Three Reasons Endpoint Security Can’t Stop With Just Patching
With remote work now commonplace, having a good cyber hygiene program is crucial for organisations who want to survive in today’s threat landscape. This includes promoting a culture of individual cybersecurity awareness and deploying the right security tools, which are both critical to the program’s success.
Some of these tools include endpoint patching, endpoint detection and response (EDR) solutions and antivirus software. But considering recent cybersecurity reports, they're no longer enough to reduce your organisation’s external attack surface.
Here are three solid reasons, and real-world situations, that happened to organisations that didn't take this threat seriously.
- AI generated polymorphic exploits can bypass leading security tools
- Patching failures and patching fatigue are stifling security teams
- Endpoint patching only works for known devices and apps
- How can organisations reduce their external attack surface?
1. AI generated polymorphic exploits can bypass leading security tools
Recently, AI-generated polymorphic malware has been developed to bypass EDR and antivirus, leaving security teams with blind spots into threats and vulnerabilities.
Real-world example: ChatGPT Polymorphic Malware Evades “Leading” EDR and Antivirus Solutions
In one report, researchers created polymorphic malware by abusing ChatGPT prompts that evaded detection by antivirus software. In a similar report, researchers created a polymorphic keylogging malware that bypassed an industry-leading automated EDR solution.
These exploits achieved this by mutating its code slightly with every iteration and encrypting its malicious code without a command-and-control (C2) communications channel.
This mutation is not detectable by traditional signature-based and low-level heuristics detection engines. This means that security time gaps are created for a patch to be developed and released, for the patch to be tested for effectiveness, for the security team to prioritise vulnerabilities and for the IT (Information Technology) team to rollout the patches onto affected systems.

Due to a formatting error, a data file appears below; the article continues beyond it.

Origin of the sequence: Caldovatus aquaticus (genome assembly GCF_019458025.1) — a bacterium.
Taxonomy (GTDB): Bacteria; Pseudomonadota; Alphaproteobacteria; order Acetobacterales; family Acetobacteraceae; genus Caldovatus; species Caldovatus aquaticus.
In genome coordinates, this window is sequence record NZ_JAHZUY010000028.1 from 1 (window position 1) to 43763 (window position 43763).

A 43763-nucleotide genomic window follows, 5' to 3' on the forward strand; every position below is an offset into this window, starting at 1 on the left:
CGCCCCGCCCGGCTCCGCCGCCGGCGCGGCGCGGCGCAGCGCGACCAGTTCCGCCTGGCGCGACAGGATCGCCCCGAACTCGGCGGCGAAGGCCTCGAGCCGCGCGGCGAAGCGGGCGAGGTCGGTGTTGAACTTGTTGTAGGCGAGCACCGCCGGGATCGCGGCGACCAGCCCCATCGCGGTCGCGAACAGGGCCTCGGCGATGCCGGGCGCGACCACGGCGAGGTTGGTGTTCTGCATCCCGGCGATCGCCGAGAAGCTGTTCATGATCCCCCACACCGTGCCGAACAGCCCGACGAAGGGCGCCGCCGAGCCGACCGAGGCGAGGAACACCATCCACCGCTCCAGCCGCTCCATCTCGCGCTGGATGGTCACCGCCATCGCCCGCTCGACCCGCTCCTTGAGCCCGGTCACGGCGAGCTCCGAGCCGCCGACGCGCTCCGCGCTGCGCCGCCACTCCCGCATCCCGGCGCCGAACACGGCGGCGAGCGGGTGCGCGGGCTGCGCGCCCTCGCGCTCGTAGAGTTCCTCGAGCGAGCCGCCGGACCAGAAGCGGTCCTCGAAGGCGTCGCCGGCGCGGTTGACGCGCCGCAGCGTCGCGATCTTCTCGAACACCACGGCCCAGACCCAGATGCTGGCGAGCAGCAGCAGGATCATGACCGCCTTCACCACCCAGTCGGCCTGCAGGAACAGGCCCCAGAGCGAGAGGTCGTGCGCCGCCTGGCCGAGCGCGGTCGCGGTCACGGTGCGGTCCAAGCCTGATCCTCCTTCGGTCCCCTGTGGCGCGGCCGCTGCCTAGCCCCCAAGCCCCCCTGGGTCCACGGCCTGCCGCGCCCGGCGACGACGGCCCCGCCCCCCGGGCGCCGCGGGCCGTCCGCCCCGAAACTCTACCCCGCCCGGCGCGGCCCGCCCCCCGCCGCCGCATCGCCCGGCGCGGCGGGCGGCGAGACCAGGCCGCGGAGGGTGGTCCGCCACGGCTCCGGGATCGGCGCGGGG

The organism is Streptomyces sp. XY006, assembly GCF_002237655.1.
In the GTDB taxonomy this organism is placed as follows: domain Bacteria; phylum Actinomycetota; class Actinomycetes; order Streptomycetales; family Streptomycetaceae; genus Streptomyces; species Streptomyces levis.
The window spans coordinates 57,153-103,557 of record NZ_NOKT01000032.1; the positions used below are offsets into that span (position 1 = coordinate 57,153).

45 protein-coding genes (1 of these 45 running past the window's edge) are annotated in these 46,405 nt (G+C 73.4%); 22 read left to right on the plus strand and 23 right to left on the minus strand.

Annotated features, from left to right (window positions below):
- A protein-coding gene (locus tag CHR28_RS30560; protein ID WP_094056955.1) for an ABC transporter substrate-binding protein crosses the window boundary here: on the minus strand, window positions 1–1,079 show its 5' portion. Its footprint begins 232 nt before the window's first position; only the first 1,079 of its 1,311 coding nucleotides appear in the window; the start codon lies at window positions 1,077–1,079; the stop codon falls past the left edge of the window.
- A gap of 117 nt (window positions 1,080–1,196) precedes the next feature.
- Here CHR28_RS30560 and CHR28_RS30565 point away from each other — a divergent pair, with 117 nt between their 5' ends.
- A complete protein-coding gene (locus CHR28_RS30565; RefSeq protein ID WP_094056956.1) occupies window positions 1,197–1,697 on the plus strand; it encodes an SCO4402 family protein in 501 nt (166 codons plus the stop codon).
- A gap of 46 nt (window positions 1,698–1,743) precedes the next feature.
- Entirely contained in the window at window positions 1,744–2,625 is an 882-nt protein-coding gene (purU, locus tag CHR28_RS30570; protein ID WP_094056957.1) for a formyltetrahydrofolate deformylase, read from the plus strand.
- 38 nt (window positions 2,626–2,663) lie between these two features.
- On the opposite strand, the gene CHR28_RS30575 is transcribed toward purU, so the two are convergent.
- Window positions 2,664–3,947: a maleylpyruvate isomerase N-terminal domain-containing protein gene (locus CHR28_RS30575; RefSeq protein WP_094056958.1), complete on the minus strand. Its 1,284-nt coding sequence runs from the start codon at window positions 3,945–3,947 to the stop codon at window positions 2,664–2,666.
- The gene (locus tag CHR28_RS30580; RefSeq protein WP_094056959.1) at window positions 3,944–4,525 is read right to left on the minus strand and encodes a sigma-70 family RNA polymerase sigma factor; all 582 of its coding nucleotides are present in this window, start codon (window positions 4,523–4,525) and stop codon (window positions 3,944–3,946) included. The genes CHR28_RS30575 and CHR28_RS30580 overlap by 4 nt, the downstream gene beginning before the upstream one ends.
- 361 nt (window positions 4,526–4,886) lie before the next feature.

In all, this could mean several weeks or months where an organisation will need to rely on other security tools to help them protect critical assets until the patching process is completed successfully.
2. Patching failures and patching fatigue are stifling security teams
Unfortunately, updates breaking systems because patches haven't been rigorously tested occur frequently. Also, some updates don't completely fix all weaknesses, leaving systems vulnerable to more attacks and requiring additional patches to completely fix.
Real-world example: Suffolk County’s ransomware attack
The Suffolk County government in New York recently released their findings from the forensic investigation of the data breach and ransomware attack, where the Log4j vulnerability was the threat actor’s entry point to breach their systems. The attack started back in December 2021, which was the same time Apache released security patches for these vulnerabilities.
Even with updates available, patching never took place, resulting in 400 gigabytes of data being stolen including thousands of social security numbers and an initial ransom demand of $2.5 million.
The ransom was never paid but the loss of personal data and employee productivity and subsequent investigation outweighed the cost of updated cyber hygiene appliances and tools and a final ransom demand of $500,000. The county is still trying to recover and restore all their systems today, having already spent $5.5 million.